We are healthy
Make a difference where you...
- Turn off the TV and play outside.
- Keep fruit, vegetables, nuts and other healthy snacks readily available in your home. Make the healthy choice the easy choice. Texas A&M Ag Extension has some great ideas.
- Shop at a farmers market and check out grocery services that deliver fresh and locally produced food to your home or workplace. Supporting local agriculture puts money into the local economy, cuts pollution, and is healthier.
- Be aware of signs of depression and mental illness in yourself and members of your family. The National Alliance on Mental Illness (NAMI) has good resources and Austin Travis County Integral Care provides services.
- Drive less; walk more. Take the bus, bike or walk to your destinations. Visit the Movability Austin website for more ideas.
- Ditch soft drinks, sweets and chips. High calorie foods with little or no nutritional value should not be welcome in your home.
- Drink water. Zero calories and so necessary for a healthy body.
- Limit TV and video games and take a walk, ride a bike, or play outside.
- Make healthy choices at restaurants. Order water instead of sodas and split a meal to save money and unnecessary calories.
- Make meal preparation a family affair. Your children can learn important lessons when they are involved in shopping, preparing and selecting meals. Invite them to select a healthy “Recipe of the Week.” HEB has a free catalogue of "Healthier Cooking" recipes.
- Grow food or herbs in a container or in a garden. Children enjoy eating what they grow. Visit the Texas A & M AgriLife Extension "Central Texas Horticulture" page. Another resource for home gardening tips was sent by wecanatx.org visitor (and Janelle's granddaughter) Lauren. Check out homeadvisor.com/r/home-gardening-guide-for-your-family/ (Thanks, Lauren!).
- Get moving. Regular, daily exercise is important for all ages and will not only make you feel and look better, but will improve your overall health and mental health.
- Take care of your physical, dental and mental health. All are related and all are important.
- Be trained in Mental Health First Aid. Know how to respond to a mental health emergency.
- Volunteer to help plant and care for a garden at your neighborhood school. These resources can help: Let's Move Gardening Guide and Texas A&M AgriLife Extension Service.
- Ask for Mental Health First Aid and crisis management classes for parents, teachers, staff, and students on the importance of good mental health, tools for identifying risk factors, suggestions of how to discuss mental health issues, and resources for access to mental health care in the community.
- Walk or ride a bike to school.
- Celebrate Energy Awareness month in March by highlighting energy conservation tips in the classroom. The Department of Energy has lesson plans for K-12.
- Avoid driving your children or yourself to school. Take the bus, walk, or ride a bike.
- Promote healthy snacks at your school. Provide healthy ideas for birthdays and other celebrations. List only healthy items on the class party sign-up sheet. The Center for Science in the Public Interest offers a resource for Healthy School Celebrations.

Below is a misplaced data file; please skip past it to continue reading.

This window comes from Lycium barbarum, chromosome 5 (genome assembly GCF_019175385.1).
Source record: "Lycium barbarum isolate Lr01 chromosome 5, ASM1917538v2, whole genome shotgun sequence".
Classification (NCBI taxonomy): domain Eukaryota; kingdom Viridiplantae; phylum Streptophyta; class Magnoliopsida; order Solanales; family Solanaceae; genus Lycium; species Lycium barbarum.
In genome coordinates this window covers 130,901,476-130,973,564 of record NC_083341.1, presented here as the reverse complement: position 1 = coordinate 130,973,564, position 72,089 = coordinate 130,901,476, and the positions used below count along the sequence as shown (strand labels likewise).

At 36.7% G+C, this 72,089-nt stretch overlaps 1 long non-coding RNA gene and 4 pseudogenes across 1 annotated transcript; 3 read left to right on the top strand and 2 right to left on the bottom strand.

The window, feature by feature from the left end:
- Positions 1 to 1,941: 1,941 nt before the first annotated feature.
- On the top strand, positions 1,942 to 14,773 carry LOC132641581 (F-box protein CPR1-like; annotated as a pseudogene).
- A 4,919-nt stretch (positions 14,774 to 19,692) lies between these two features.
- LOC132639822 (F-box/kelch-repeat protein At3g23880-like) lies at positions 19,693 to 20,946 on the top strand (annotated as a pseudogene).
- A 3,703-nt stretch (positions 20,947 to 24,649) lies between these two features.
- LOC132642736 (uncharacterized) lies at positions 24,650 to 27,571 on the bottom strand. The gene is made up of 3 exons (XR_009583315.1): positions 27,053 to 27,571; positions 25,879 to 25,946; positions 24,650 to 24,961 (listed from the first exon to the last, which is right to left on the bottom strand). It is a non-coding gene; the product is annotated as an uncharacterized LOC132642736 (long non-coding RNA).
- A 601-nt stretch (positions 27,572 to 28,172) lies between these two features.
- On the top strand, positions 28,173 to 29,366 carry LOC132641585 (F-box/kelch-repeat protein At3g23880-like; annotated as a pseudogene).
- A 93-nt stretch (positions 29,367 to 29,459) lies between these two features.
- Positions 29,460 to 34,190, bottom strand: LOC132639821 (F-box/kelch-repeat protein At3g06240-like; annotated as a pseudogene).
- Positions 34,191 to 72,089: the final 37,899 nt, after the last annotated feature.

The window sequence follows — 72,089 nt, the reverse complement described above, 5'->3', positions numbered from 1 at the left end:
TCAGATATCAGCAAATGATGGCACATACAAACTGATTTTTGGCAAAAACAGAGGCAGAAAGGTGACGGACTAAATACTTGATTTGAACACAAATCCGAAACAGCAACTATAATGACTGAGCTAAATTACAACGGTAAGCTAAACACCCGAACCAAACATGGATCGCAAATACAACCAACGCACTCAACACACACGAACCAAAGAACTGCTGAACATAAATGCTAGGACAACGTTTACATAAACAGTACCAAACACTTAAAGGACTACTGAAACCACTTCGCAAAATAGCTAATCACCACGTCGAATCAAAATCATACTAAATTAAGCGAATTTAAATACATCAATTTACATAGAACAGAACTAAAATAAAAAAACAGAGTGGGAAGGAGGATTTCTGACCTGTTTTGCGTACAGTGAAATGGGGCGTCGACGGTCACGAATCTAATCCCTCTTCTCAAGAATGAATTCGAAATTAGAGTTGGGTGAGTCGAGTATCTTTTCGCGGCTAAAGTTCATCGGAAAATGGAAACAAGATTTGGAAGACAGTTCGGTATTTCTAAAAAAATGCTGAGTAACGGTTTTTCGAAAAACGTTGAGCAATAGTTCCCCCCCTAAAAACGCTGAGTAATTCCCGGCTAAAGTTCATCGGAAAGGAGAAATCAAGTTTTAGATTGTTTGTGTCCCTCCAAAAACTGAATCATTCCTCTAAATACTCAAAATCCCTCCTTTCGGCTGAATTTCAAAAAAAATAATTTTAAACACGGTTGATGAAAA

- Promote walkability and biking to school. These resources can help: Walk Bike To School, Partnership for a Walkable America, Bicycle Austin, and The Austin Yellow Bike Project.
- Pack a healthy snack and lunch for work. You’ll save money and time and eat healthier.
- Have a walking meeting and get your blood and creative ideas flowing.
- Start an on-site yoga class or exercise program with co-workers.
- Be active at work. Bike, walk or take the bus to work and to appointments. Skip the elevator and take the stairs. Consider a stand up desk or replace your chair with a stability ball. Schedule a walk and talk meeting with a co-worker. It’s a great way to wake up the brain and to get creative ideas flowing.
- Bring healthy treats to meetings such as fresh fruit, nut or veggies and humus. These resources can help: The American Cancer Society "Meeting Well" tool for Planning Healthy Meetings and Events and the National Institute on Aging Go4Life® Everyday Fitness Ideas.
- Bring a refillable water container to work and stay hydrated.
- Learn what other workplaces are doing. Visit the Mayor’s Health and Fitness Council website to find out what other employers are doing to promote a healthier workplace.
- Reduce the stigma. Let employees and colleagues know that mental health treatment is now included in all health insurance plans. Encourage your Human Resources Department to highlight these changes.
- Start exercise, health and wellness classes at work. Ask your employer to allow space for exercise classes, nutrition classes, or brown-bag luncheons on health and mental health topics.
- Provide healthy snacks for meetings such as fresh fruit, nut or veggies and humus. These resources can help: The American Cancer Society "Meeting Well" tool for Planning Healthy Meetings and Events and the National Institute on Aging Go4Life® Everyday Fitness Ideas.
- Open your facility for exercise and other health and wellness classes.
- Train staff and volunteers in Mental Health First Aid and crisis management.
- Use your space to create a healthier community. Plant a community garden and provide space for low-cost exercise or wellness programs.
- Seek out active volunteer activities, such as community gardening, community walks, or repairing houses.
- Provide crisis management and mental health first aid training for members of your place of worship, service organization or non-profit. Learn to identify people in times of crisis and help them navigate the path to accessible care.